It’s a horror sequel and a health-care initiative
Here we are a half-dozen movies in and finally some ideas - and what passes for a navigable screenplay - are on display in “Saw VI.’’
The horror series has always been more interested in keeping sequels falling off the assembly line than in fulfilling its potential as a voice on public affairs. How stunning, then, that “Saw VI’’ steps right into the debate about America’s health-care crisis - offering, well, a slightly more punitive public option.
This time the series’ hands-off killer John “Jigsaw’’ Kramer (Tobin Bell) goes after William Easton (Peter Outerbridge), the totally corporate head of the insurance company that denied his request to try an experimental gene therapy. Jigsaw may have succumbed to cancer a few movies back, but he lives on through fresh flashbacks, fantasy sequences, videotapes, and newly conscripted henchmen.
Like all of Jigsaw’s victims, William wakes up and finds himself strapped into a metal contraption that looks like a tetanus-inducing prop for Criss Angel’s inevitable S&M show. But the stakes this time are compelling. We know how heartless William is. He’s even managed to deny coverage for one of his employees by manipulating his medical history. So watching him choose, in a 60-minute series of trials, which members of his staff live or die carries a tinge of drama.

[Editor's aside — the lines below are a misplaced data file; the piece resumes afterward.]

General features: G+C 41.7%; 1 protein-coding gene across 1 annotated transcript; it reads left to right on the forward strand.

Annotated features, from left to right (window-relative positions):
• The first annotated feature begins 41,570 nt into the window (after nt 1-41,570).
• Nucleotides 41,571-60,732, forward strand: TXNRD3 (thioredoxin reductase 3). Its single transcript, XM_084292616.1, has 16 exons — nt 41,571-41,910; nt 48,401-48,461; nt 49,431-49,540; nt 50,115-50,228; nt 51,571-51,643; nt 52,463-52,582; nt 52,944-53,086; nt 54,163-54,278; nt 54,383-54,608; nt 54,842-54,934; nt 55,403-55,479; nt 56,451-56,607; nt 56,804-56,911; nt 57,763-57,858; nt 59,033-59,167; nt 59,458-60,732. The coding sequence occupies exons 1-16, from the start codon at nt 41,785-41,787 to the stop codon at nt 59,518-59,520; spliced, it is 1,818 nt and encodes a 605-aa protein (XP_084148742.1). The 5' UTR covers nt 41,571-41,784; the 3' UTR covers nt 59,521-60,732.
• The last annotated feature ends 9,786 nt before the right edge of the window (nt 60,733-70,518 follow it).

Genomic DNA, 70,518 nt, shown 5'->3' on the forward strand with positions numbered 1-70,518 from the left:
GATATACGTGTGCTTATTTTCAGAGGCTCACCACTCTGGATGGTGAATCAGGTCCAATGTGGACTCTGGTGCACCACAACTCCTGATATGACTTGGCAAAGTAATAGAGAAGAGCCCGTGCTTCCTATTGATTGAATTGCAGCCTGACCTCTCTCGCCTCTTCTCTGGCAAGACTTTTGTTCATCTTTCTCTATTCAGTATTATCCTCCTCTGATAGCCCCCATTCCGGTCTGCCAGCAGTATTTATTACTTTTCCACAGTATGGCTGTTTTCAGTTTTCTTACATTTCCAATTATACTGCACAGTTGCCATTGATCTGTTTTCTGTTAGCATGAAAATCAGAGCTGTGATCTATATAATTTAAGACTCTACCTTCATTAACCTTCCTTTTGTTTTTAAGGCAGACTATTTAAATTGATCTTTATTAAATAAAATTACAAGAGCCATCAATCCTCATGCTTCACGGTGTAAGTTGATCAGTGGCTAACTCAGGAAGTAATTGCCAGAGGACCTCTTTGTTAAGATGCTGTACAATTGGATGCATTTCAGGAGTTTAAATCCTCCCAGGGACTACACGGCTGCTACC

Still, as bottom-line as William is, I wasn’t all that curious to see the explosives cuffed to his hands and feet detonate if he failed these tests. Yet suddenly the carnage has a wicked bit of literal and metaphorical social resonance. Seriously: Health insurance as house of torture.
All along, Jigsaw has been a nasty moral philosopher and judge. He and his henchmen (here, it’s his widow and Costas Mandylor as a compromised police detective) have sought to hurt those who broke the law, wasted their lives, or ruined the lives of others. Written by Marcus Dunstan and Patrick Melton and directed by Kevin Greutert, “Saw VI’’ gives that a political spin. And the movie features two or three scenes that actually feel complete. That’s two or three more than in the other sequels.
Who knew that the franchise’s creators would eventually find a plot twist that made sense? Who knew they’d realize that Tobin Bell’s righteous killer had current-events value? Given our cable-news climate, it’s not beyond imagining that John Kramer could have his own populist TV show: “Jigsaw’s Death Panel’’?